T.I.P.S stands for Technology Incubator Program for Startups and is a Public/Private funded program in the Gangnam region of Seoul. There are 4 offices operating over 20 floors of space and support services. Although the entry criteria are limited to a specific range of high-growth tech startups the financial contributions are very significant and in some instances up to nine times the initial venture capital input. One of the key points of difference of this space is that up to 10% of the funding is provided by the Korean government R&D fund. Yes, investment is exchanged for equity but the volume of funding can be significant, up to the equivalent of USD$500,000 from the Korean government and USD$100,000 from the TIPS partners. In some cases the investment received can be matched by the Korean government between 1:1, 1:3, 1:5 and up to 1:9 times, so if your business receives $100,000 from Venture Capital you could receive up to $900,000 from the Korean Government. One of the conditions of program entry is that the business has at least one Korean co-founder, this is to help ensure the future success given the significant level of investment provided.
As the name suggests this is a corporate sponsored incubator funded by Naver Corp. This incubator offers space and support networks and a public event space for up to 150 people. The focus is very tight towards high growth tech-based companies; primarily in AR/VR, Mobility and Heath-Tech. Being a dominant Search engine, Naver Corp are obviously keen to look for businesses that can fit into their existing Tech ecosystem. Again the criteria require a Korean co-founder. It’s worth noting that the website and application forms are all in Korean only.
No questions about what this place is but worth adding to you’re next visit to Busan. It’s primarily an event space but also offers a number of business support facilities. Funded by the various divisions of the Busan Government it’s one of the largest destinations in Busan for startup seminars, meeting spaces and collaboration. The Startup Cafe also features a photography studio, private offices and breakout rooms.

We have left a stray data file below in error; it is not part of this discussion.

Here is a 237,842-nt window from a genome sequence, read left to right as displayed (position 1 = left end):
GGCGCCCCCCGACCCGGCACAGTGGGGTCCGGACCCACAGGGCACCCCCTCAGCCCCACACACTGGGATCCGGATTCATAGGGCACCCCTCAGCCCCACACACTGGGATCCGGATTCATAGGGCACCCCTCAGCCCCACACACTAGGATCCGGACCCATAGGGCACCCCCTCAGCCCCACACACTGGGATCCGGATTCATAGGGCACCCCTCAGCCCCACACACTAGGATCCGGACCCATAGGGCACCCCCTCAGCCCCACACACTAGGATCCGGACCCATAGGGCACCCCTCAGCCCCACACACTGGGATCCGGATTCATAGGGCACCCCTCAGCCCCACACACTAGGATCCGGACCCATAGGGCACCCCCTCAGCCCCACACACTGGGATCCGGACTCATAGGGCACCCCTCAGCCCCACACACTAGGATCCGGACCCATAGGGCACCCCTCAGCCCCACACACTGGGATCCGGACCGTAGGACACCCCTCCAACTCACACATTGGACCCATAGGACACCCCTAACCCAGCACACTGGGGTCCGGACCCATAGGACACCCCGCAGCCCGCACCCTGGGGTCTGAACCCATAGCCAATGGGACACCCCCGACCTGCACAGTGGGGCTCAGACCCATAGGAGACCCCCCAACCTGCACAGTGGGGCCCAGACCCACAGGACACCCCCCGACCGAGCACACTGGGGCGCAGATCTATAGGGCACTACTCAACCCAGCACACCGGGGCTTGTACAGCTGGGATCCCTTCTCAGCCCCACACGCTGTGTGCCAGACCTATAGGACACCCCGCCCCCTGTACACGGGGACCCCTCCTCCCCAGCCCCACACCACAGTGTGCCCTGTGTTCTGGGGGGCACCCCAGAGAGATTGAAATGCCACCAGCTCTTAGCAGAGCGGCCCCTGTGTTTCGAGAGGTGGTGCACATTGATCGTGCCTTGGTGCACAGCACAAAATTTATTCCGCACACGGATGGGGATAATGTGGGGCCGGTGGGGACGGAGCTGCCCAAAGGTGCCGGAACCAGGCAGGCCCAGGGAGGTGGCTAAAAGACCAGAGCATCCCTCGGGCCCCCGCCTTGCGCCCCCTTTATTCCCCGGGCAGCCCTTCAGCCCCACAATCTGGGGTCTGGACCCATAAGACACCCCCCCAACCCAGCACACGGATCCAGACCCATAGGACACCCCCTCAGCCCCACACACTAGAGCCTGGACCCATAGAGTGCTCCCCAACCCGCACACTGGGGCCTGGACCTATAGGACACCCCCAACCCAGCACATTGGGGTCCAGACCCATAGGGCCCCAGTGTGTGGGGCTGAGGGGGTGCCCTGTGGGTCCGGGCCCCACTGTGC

CENTAP is a startup accelerator based in Busan, the 2nd largest city outside of the Seoul area and based right down the bottom of the Korean peninsula. It may seem a long way away but Busan is famous for Haeundae beach and the local waterways give the place a unique and more relaxed feel. Kind of like the Korean equivalent of Australia’s Gold Coast. CENTAP is part of the TIPS program and provides support as mentioned above. However, they also provide some support and shared office space for non-tech startups. The facilities have ten investment and support companies and twenty five startup tenants. Since opening they have held over 759 events. One of the features of this centre is their advanced 3D printing capability and prototyping centre. The area provides commercial-grade 3D mapping and printing facilities to help you get up and running. CENTAP also features a large rooftop entertaining / breakout area and a large lecture hall. Again worth noting that the website is only available in Korean.
If you are considering taking your startup to Korea I’d strongly recommend getting some time over in the market. Take a week to go and visit the spaces, talk to the locals, talk to other foreign startup founders, start to build your network. We’re even happy to make some introductions if you like. Please email firstname.lastname@example.org for more information.
In terms of timing, there will be further Seoul Startup Hub market access programs with dates to be advised. The other milestone worth aiming for is the K-Startup Grand Challenge which opens up applications between May-June with successful participants joining August – November.
Hopefully this article has been helpful. Please take a few moments to have a look at our other articles on the Korean Startup Ecosystem